• Another important configuration for this invention is when the video phone is also a Virtual Desktop Infrastructure Client. In this mode, the PC display arrives to the video phone compressed though the data network and not though a raw-video physical interface (like HDMI/DVI/DP/VGA). In this case the control application is running on the remote VDI servers which run the virtual PC for the user. In a way, this is more interesting than the regular configuration because, in many cases, VDI can't support real-time requirements of video and audio calls.
  • Throughout this description, a method and system for combining video phone system generated content, which may include video, graphics and user-interface elements, on top of a PC desktop in a way that allows users to manipulate and interact with the video phone system generated content in a manner akin to how the user interacts with other PC applications is presented. It is understood that the method and system is applicable with a computing device such as the PC (Personal computer), discussed throughout this description as an example, as well as a virtual PC running on VDI. FIG. 1 shows an embodiment of the invention utilizing operable connections to a computing device/PC 140 to enable the sending of video to the video phone 110. While the PC and the video phone system are herein used as appropriate examples, it is understood by those skilled in the art that any type of computing device, whether a PC or virtual PC or other device capable of generating graphic and video content on a monitor, are perfectly suited to the methods and systems of the invention. Equally, the video phone system is used as an example for a use of the method and system of the invention but those skilled in the art will understand that any intermediate appliance or system capable of receiving or generating content to overlay on a window generated from the PC, or otherwise, device. While a VDI environment is not specifically shown in FIG. 1, it is understood by those skilled in the art how to utilize embodiments shown and discussed to provide video content to the video phone 110 through operable links to either a physical computing device or a desktop rendered by a VDI client. In accordance with embodiments of the invention which may include and utilize a VDI environment, a virtual PC will run on VDI with the video-phone system acting as a VDI client.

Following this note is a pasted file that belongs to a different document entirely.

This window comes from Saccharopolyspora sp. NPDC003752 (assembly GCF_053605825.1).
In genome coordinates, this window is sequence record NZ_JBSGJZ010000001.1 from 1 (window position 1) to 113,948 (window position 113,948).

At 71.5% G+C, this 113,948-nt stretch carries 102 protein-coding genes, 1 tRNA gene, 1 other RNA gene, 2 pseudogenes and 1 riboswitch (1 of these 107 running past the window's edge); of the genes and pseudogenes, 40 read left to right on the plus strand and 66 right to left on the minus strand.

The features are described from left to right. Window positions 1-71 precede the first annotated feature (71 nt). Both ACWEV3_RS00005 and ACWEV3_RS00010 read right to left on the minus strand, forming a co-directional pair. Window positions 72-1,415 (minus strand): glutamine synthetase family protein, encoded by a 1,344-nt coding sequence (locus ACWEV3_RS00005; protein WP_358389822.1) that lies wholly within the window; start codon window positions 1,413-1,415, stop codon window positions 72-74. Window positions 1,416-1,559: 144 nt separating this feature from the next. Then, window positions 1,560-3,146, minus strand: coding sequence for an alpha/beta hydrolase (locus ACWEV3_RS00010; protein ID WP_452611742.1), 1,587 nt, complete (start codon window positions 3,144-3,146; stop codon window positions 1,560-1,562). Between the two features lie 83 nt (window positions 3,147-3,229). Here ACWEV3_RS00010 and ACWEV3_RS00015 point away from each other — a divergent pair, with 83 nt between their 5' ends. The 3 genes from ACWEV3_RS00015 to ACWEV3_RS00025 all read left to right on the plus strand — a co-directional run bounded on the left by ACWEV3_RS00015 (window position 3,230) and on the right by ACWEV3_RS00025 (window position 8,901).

• Further, a control application is referenced throughout this description as providing functionality to the video phone system in relation to the computing device and the overlay of content on a window. The control application may reside on the video phone system or on the PC and function as herein described. Embodiments of the invention include the control application, as well as the other functionalities and hardware generally associated with a video phone as is understood by those skilled in the art, regardless of where that control application resides. Those skilled in the art will understand usages of a control application in any manner of settings.
  • The foregoing description of the invention has been presented for purposes of illustration and description. It is not intended to be exhaustive or to limit the invention to the precise form disclosed, and other modifications and variations may be possible in light of the above teachings. The embodiments were chosen and described in order to best explain the principles of the invention and its practical application to thereby enable others skilled in the art to best utilize the invention in various embodiments and various modifications as are suited to the particular use contemplated. It is intended that the appended claims be construed to include other alternative embodiments of the invention except insofar as limited by the prior art.

Claims (20)

What is claimed is:
1. A method for providing content from an intermediate system to one of one or more monitors associated with a computing device, wherein the computing device is operably linked to the intermediate system and the intermediate system is operably linked to one of the one or more monitors, the method comprising:
by the control application, opening a window of the specific size on the desktop of the computing device, wherein the opened window is filled with a defined color;
by the control application, sending size, location on the desktop and chroma-key information of the opened window to the intermediate system;
by the intermediate system, overlaying content on top of the location on the desktop sent by the control application; and
by the control application, sending updated size and location information of the opened window to the intermediate system.
2. The method of claim 1, wherein the computer device comprises at least one user interface mechanism, the method further comprising: